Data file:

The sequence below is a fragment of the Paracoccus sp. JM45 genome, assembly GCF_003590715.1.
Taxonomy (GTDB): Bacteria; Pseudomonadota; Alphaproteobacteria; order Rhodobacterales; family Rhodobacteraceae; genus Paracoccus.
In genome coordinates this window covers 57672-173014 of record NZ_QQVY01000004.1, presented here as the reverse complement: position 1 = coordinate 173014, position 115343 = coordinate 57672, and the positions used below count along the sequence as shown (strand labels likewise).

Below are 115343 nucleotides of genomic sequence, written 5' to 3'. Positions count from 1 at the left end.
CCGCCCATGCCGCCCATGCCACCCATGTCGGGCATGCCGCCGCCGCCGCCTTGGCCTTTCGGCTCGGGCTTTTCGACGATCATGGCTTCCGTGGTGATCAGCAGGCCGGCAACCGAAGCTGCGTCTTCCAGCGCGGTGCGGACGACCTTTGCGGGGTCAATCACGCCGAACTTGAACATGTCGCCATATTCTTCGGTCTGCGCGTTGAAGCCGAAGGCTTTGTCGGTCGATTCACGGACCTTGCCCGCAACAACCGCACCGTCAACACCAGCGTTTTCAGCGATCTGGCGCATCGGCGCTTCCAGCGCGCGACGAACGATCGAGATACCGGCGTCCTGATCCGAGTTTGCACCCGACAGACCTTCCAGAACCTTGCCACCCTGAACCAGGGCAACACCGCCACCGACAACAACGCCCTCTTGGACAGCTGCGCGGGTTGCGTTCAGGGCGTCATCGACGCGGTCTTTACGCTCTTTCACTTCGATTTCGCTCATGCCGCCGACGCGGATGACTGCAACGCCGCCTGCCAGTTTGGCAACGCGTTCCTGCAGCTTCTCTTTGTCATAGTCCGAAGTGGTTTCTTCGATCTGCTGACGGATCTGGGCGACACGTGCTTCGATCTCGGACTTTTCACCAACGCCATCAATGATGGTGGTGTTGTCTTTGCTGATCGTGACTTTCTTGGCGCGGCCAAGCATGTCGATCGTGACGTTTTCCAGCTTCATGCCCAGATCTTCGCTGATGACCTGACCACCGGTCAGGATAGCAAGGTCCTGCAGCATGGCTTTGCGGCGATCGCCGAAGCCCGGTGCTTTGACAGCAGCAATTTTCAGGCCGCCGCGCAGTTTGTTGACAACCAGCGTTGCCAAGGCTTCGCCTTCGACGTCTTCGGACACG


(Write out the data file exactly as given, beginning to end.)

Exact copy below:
The sequence below is a fragment of the Paracoccus sp. JM45 genome, assembly GCF_003590715.1.
Taxonomy (GTDB): Bacteria; Pseudomonadota; Alphaproteobacteria; order Rhodobacterales; family Rhodobacteraceae; genus Paracoccus.
In genome coordinates this window covers 57672-173014 of record NZ_QQVY01000004.1, presented here as the reverse complement: position 1 = coordinate 173014, position 115343 = coordinate 57672, and the positions used below count along the sequence as shown (strand labels likewise).

Below are 115343 nucleotides of genomic sequence, written 5' to 3'. Positions count from 1 at the left end.
CCGCCCATGCCGCCCATGCCACCCATGTCGGGCATGCCGCCGCCGCCGCCTTGGCCTTTCGGCTCGGGCTTTTCGACGATCATGGCTTCCGTGGTGATCAGCAGGCCGGCAACCGAAGCTGCGTCTTCCAGCGCGGTGCGGACGACCTTTGCGGGGTCAATCACGCCGAACTTGAACATGTCGCCATATTCTTCGGTCTGCGCGTTGAAGCCGAAGGCTTTGTCGGTCGATTCACGGACCTTGCCCGCAACAACCGCACCGTCAACACCAGCGTTTTCAGCGATCTGGCGCATCGGCGCTTCCAGCGCGCGACGAACGATCGAGATACCGGCGTCCTGATCCGAGTTTGCACCCGACAGACCTTCCAGAACCTTGCCACCCTGAACCAGGGCAACACCGCCACCGACAACAACGCCCTCTTGGACAGCTGCGCGGGTTGCGTTCAGGGCGTCATCGACGCGGTCTTTACGCTCTTTCACTTCGATTTCGCTCATGCCGCCGACGCGGATGACTGCAACGCCGCCTGCCAGTTTGGCAACGCGTTCCTGCAGCTTCTCTTTGTCATAGTCCGAAGTGGTTTCTTCGATCTGCTGACGGATCTGGGCGACACGTGCTTCGATCTCGGACTTTTCACCAACGCCATCAATGATGGTGGTGTTGTCTTTGCTGATCGTGACTTTCTTGGCGCGGCCAAGCATGTCGATCGTGACGTTTTCCAGCTTCATGCCCAGATCTTCGCTGATGACCTGACCACCGGTCAGGATAGCAAGGTCCTGCAGCATGGCTTTGCGGCGATCGCCGAAGCCCGGTGCTTTGACAGCAGCAATTTTCAGGCCGCCGCGCAGTTTGTTGACAACCAGCGTTGCCAAGGCTTCGCCTTCGACGTCTTCGGACACG